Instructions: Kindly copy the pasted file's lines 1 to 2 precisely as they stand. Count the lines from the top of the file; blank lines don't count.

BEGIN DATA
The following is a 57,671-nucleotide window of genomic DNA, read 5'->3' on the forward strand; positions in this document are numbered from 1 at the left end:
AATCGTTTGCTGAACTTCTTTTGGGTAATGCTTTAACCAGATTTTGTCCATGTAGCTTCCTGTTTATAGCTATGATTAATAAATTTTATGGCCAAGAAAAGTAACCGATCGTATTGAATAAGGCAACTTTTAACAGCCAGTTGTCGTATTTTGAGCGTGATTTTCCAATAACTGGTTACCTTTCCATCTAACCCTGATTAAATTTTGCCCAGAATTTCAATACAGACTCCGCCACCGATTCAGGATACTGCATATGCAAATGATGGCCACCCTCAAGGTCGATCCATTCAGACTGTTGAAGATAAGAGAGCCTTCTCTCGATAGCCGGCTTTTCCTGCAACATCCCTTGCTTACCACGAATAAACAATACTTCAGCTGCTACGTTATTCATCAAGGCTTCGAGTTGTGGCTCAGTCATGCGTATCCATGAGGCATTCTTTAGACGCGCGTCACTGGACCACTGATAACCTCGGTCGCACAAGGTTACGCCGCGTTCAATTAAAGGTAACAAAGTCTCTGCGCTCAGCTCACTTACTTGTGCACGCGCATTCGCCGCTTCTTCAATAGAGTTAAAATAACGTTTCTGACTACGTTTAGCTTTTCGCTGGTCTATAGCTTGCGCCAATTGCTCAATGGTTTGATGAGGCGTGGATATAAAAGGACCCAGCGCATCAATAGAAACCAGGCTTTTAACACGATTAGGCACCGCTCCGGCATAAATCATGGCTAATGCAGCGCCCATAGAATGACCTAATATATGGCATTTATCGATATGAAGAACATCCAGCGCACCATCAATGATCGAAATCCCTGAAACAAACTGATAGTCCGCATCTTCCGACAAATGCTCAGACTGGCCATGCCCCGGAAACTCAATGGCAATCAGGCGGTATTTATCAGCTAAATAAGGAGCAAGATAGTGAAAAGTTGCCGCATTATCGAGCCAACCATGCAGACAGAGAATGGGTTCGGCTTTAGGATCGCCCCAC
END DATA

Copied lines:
The following is a 57,671-nucleotide window of genomic DNA, read 5'->3' on the forward strand; positions in this document are numbered from 1 at the left end:
AATCGTTTGCTGAACTTCTTTTGGGTAATGCTTTAACCAGATTTTGTCCATGTAGCTTCCTGTTTATAGCTATGATTAATAAATTTTATGGCCAAGAAAAGTAACCGATCGTATTGAATAAGGCAACTTTTAACAGCCAGTTGTCGTATTTTGAGCGTGATTTTCCAATAACTGGTTACCTTTCCATCTAACCCTGATTAAATTTTGCCCAGAATTTCAATACAGACTCCGCCACCGATTCAGGATACTGCATATGCAAATGATGGCCACCCTCAAGGTCGATCCATTCAGACTGTTGAAGATAAGAGAGCCTTCTCTCGATAGCCGGCTTTTCCTGCAACATCCCTTGCTTACCACGAATAAACAATACTTCAGCTGCTACGTTATTCATCAAGGCTTCGAGTTGTGGCTCAGTCATGCGTATCCATGAGGCATTCTTTAGACGCGCGTCACTGGACCACTGATAACCTCGGTCGCACAAGGTTACGCCGCGTTCAATTAAAGGTAACAAAGTCTCTGCGCTCAGCTCACTTACTTGTGCACGCGCATTCGCCGCTTCTTCAATAGAGTTAAAATAACGTTTCTGACTACGTTTAGCTTTTCGCTGGTCTATAGCTTGCGCCAATTGCTCAATGGTTTGATGAGGCGTGGATATAAAAGGACCCAGCGCATCAATAGAAACCAGGCTTTTAACACGATTAGGCACCGCTCCGGCATAAATCATGGCTAATGCAGCGCCCATAGAATGACCTAATATATGGCATTTATCGATATGAAGAACATCCAGCGCACCATCAATGATCGAAATCCCTGAAACAAACTGATAGTCCGCATCTTCCGACAAATGCTCAGACTGGCCATGCCCCGGAAACTCAATGGCAATCAGGCGGTATTTATCAGCTAAATAAGGAGCAAGATAGTGAAAAGTTGCCGCATTATCGAGCCAACCATGCAGACAGAGAATGGGTTCGGCTTTAGGATCGCCCCAC